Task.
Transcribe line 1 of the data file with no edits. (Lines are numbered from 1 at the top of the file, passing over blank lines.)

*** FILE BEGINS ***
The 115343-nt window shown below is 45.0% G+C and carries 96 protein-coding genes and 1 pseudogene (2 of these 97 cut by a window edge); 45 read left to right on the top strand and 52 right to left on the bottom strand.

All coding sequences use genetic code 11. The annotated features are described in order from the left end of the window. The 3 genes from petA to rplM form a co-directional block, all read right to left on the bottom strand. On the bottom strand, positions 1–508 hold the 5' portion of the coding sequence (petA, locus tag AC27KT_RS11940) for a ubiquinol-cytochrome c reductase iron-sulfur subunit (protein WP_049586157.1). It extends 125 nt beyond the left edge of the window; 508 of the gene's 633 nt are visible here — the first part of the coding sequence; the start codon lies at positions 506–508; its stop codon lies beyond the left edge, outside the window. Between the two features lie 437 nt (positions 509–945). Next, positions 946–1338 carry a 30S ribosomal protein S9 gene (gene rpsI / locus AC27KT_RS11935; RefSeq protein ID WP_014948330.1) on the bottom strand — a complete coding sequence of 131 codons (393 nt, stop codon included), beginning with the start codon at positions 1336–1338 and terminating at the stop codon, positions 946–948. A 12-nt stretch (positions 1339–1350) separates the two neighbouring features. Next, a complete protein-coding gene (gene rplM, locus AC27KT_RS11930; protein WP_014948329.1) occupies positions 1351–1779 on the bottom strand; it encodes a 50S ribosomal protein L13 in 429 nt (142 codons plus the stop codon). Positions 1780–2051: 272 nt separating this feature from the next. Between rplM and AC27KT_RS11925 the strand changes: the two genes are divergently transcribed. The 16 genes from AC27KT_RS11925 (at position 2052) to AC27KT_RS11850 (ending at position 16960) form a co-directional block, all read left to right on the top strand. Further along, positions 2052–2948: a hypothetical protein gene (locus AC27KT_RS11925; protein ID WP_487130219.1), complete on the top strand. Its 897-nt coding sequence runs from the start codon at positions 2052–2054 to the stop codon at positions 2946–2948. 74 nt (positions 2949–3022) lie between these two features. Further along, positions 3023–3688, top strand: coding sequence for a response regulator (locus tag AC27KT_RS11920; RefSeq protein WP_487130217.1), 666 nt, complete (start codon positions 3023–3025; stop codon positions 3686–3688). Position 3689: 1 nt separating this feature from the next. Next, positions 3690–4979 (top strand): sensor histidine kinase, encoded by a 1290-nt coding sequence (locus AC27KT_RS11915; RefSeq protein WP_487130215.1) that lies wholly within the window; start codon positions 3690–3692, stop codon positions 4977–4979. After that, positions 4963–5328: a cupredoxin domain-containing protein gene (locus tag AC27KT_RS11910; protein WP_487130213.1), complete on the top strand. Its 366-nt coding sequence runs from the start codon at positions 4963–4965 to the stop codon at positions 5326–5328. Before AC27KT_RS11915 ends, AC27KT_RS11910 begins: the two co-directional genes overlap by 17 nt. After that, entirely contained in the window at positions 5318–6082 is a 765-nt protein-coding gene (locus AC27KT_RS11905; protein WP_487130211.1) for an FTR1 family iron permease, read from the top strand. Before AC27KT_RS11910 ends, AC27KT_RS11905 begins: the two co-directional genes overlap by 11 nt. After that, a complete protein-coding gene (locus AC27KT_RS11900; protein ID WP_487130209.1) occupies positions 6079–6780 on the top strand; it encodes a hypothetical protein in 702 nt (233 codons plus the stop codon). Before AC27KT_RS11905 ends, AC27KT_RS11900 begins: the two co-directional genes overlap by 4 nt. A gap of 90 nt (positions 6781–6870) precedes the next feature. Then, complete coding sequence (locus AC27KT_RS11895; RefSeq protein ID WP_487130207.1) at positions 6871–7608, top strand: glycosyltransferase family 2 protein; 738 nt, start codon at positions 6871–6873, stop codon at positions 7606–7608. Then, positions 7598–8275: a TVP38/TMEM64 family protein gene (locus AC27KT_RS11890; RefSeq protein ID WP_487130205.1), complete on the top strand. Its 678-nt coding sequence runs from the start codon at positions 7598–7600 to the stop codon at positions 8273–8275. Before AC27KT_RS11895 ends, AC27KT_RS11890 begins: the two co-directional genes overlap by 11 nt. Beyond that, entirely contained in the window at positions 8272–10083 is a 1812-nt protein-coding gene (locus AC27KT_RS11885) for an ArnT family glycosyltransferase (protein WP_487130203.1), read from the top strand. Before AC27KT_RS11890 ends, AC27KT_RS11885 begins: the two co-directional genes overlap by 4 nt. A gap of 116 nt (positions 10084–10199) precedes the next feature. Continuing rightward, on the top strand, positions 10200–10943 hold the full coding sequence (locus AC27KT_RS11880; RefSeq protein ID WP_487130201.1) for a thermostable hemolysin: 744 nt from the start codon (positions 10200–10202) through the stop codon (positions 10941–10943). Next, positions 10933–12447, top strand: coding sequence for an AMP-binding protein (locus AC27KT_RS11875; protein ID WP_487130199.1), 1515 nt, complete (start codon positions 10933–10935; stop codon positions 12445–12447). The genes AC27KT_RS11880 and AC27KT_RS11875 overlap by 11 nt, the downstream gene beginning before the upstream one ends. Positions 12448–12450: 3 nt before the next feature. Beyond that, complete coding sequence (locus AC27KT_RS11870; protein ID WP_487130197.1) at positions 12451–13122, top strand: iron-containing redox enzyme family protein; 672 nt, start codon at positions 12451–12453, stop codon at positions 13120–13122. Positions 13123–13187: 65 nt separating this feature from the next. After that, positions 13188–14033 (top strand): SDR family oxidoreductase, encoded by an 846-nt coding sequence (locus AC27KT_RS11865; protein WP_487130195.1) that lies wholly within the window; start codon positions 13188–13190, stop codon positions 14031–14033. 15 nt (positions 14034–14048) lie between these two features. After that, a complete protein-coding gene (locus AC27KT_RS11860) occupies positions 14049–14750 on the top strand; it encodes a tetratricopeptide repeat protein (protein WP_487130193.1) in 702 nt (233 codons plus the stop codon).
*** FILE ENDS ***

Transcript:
The 115343-nt window shown below is 45.0% G+C and carries 96 protein-coding genes and 1 pseudogene (2 of these 97 cut by a window edge); 45 read left to right on the top strand and 52 right to left on the bottom strand.